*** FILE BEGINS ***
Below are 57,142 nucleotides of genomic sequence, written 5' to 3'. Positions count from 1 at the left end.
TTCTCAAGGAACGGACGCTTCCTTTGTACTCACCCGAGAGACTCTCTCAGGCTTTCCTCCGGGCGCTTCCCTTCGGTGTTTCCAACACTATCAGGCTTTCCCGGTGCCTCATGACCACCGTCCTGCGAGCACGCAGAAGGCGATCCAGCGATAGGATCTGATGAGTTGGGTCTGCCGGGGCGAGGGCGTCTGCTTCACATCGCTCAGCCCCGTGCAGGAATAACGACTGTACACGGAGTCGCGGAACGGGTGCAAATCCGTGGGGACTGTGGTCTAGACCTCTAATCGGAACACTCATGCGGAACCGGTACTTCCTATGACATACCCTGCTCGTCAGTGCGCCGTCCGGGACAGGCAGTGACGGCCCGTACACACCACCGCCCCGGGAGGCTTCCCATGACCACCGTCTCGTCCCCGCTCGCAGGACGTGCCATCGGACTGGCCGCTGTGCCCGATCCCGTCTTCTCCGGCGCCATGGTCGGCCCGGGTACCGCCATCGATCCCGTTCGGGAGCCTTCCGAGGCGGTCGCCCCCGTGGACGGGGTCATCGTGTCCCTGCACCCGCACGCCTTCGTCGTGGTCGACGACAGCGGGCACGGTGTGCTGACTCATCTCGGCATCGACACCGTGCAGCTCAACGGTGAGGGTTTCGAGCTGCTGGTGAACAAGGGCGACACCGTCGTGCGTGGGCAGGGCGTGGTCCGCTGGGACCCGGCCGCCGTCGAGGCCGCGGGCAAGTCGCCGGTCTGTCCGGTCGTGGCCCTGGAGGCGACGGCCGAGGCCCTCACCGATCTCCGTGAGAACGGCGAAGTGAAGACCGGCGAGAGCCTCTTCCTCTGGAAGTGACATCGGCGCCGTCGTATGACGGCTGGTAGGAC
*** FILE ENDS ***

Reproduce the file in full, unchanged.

Below are 57,142 nucleotides of genomic sequence, written 5' to 3'. Positions count from 1 at the left end.
TTCTCAAGGAACGGACGCTTCCTTTGTACTCACCCGAGAGACTCTCTCAGGCTTTCCTCCGGGCGCTTCCCTTCGGTGTTTCCAACACTATCAGGCTTTCCCGGTGCCTCATGACCACCGTCCTGCGAGCACGCAGAAGGCGATCCAGCGATAGGATCTGATGAGTTGGGTCTGCCGGGGCGAGGGCGTCTGCTTCACATCGCTCAGCCCCGTGCAGGAATAACGACTGTACACGGAGTCGCGGAACGGGTGCAAATCCGTGGGGACTGTGGTCTAGACCTCTAATCGGAACACTCATGCGGAACCGGTACTTCCTATGACATACCCTGCTCGTCAGTGCGCCGTCCGGGACAGGCAGTGACGGCCCGTACACACCACCGCCCCGGGAGGCTTCCCATGACCACCGTCTCGTCCCCGCTCGCAGGACGTGCCATCGGACTGGCCGCTGTGCCCGATCCCGTCTTCTCCGGCGCCATGGTCGGCCCGGGTACCGCCATCGATCCCGTTCGGGAGCCTTCCGAGGCGGTCGCCCCCGTGGACGGGGTCATCGTGTCCCTGCACCCGCACGCCTTCGTCGTGGTCGACGACAGCGGGCACGGTGTGCTGACTCATCTCGGCATCGACACCGTGCAGCTCAACGGTGAGGGTTTCGAGCTGCTGGTGAACAAGGGCGACACCGTCGTGCGTGGGCAGGGCGTGGTCCGCTGGGACCCGGCCGCCGTCGAGGCCGCGGGCAAGTCGCCGGTCTGTCCGGTCGTGGCCCTGGAGGCGACGGCCGAGGCCCTCACCGATCTCCGTGAGAACGGCGAAGTGAAGACCGGCGAGAGCCTCTTCCTCTGGAAGTGACATCGGCGCCGTCGTATGACGGCTGGTAGGAC